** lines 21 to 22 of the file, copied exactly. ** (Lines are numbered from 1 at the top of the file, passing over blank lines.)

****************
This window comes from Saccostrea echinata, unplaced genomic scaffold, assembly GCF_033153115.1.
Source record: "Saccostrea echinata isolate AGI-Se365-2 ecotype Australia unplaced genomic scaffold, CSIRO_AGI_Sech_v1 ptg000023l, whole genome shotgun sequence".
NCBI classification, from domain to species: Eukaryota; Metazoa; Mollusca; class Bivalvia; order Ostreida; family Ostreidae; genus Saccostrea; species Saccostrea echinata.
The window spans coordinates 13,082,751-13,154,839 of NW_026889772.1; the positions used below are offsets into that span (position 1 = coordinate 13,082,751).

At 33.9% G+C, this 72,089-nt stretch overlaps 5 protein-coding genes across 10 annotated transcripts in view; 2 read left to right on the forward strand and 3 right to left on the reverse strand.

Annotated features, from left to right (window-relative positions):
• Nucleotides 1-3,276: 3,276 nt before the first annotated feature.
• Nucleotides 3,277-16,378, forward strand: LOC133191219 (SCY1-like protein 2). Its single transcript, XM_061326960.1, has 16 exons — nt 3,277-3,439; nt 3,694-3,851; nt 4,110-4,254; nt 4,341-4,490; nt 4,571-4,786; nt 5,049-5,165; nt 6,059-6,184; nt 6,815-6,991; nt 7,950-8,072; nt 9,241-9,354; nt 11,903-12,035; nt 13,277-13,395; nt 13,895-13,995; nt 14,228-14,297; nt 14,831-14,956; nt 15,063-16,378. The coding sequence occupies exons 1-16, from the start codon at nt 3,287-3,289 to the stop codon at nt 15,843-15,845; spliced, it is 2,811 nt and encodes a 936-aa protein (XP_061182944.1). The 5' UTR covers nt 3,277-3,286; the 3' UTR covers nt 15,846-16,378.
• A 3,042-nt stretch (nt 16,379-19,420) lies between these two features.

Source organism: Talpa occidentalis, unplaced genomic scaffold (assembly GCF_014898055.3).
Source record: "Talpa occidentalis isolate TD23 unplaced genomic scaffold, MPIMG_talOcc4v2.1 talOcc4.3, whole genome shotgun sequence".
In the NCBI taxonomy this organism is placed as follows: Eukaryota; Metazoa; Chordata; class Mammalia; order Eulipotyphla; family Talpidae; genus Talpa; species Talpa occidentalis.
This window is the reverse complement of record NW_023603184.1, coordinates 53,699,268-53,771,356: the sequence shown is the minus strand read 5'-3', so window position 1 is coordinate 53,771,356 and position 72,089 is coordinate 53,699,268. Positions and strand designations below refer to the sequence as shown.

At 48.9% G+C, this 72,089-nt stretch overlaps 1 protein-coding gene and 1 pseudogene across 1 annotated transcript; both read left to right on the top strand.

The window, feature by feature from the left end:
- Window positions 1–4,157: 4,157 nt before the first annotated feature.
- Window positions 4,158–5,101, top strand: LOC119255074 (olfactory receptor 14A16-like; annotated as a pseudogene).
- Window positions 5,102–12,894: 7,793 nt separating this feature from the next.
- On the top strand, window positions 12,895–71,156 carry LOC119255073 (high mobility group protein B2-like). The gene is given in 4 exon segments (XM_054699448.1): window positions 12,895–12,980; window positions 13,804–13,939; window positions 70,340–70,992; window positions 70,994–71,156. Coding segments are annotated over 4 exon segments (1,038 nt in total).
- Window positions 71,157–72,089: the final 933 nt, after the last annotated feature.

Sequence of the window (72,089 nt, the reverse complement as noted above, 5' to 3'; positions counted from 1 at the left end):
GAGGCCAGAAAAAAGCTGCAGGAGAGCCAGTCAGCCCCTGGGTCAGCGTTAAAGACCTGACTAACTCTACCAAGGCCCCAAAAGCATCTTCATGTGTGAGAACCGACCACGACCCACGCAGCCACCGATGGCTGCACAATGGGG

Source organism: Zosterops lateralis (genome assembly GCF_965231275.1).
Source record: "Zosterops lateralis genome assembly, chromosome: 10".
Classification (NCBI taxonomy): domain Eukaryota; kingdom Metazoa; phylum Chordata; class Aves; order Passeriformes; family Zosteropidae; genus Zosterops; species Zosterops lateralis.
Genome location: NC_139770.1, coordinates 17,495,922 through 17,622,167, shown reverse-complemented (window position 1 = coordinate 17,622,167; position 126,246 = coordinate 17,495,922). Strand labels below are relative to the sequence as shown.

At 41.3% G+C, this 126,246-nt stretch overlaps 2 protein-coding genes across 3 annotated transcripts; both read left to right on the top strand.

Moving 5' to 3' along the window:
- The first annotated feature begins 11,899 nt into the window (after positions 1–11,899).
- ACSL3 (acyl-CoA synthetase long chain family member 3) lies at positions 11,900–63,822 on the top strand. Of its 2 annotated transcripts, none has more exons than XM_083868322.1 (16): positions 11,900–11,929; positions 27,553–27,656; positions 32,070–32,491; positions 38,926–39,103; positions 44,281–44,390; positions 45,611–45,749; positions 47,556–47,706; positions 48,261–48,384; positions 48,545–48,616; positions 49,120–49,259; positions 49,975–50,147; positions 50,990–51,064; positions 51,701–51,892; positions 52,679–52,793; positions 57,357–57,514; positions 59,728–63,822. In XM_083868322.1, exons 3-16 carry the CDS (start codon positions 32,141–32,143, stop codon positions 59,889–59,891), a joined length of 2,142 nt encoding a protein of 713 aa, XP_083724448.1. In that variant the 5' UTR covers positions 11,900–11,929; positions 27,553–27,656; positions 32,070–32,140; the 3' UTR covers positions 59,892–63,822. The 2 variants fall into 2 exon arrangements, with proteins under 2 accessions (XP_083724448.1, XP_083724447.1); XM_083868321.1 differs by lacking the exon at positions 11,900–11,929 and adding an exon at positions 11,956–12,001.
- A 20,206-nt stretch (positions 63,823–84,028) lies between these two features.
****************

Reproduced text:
Sequence of the window (72,089 nt, the reverse complement as noted above, 5' to 3'; positions counted from 1 at the left end):
GAGGCCAGAAAAAAGCTGCAGGAGAGCCAGTCAGCCCCTGGGTCAGCGTTAAAGACCTGACTAACTCTACCAAGGCCCCAAAAGCATCTTCATGTGTGAGAACCGACCACGACCCACGCAGCCACCGATGGCTGCACAATGGGG